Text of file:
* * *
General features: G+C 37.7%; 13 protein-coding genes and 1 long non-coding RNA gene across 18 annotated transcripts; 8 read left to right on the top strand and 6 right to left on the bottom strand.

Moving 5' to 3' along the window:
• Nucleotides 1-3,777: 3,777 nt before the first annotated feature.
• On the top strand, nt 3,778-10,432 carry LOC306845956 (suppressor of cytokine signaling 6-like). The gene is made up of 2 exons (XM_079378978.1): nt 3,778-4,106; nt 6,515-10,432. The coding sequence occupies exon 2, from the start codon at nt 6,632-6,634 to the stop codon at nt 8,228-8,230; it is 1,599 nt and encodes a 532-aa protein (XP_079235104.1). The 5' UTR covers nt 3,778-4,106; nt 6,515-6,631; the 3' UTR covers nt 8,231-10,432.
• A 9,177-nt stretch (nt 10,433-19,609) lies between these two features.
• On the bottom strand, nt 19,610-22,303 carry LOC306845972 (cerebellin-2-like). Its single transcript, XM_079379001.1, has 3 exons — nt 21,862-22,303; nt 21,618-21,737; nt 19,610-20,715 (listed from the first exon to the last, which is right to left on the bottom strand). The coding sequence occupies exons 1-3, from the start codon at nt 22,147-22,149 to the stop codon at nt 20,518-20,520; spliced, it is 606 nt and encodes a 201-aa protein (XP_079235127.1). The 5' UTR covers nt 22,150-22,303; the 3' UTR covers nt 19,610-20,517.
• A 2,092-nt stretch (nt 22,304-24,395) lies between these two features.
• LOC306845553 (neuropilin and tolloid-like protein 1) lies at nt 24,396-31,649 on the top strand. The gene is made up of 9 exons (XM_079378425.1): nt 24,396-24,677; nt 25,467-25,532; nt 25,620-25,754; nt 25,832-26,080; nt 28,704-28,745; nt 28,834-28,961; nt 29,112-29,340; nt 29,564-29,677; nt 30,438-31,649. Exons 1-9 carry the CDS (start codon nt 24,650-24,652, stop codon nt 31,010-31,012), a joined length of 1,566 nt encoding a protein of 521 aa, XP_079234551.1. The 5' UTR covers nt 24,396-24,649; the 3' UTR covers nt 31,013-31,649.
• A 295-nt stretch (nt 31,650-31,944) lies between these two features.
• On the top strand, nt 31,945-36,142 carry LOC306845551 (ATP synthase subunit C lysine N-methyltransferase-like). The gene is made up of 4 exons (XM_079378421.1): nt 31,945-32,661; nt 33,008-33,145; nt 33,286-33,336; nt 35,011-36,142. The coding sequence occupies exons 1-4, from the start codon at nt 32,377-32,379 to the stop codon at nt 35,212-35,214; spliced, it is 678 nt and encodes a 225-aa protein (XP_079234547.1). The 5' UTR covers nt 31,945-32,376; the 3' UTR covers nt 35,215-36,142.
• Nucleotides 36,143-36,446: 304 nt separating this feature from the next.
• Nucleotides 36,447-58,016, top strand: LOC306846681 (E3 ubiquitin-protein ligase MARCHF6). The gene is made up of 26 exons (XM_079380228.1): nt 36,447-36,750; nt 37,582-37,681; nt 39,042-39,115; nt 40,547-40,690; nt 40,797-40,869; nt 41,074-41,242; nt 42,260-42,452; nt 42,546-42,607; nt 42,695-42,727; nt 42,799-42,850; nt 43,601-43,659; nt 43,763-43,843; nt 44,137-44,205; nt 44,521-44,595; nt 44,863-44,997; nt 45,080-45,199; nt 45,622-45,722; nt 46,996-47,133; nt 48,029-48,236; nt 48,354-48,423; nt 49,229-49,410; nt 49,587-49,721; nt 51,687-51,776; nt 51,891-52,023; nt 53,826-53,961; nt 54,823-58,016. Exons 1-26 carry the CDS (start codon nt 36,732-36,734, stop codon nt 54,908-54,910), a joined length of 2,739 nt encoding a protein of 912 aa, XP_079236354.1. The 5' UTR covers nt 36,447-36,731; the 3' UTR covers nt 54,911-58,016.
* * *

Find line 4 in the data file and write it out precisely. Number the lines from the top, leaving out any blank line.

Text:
• On the top strand, nt 3,778-10,432 carry LOC306845956 (suppressor of cytokine signaling 6-like). The gene is made up of 2 exons (XM_079378978.1): nt 3,778-4,106; nt 6,515-10,432. The coding sequence occupies exon 2, from the start codon at nt 6,632-6,634 to the stop codon at nt 8,228-8,230; it is 1,599 nt and encodes a 532-aa protein (XP_079235104.1). The 5' UTR covers nt 3,778-4,106; nt 6,515-6,631; the 3' UTR covers nt 8,231-10,432.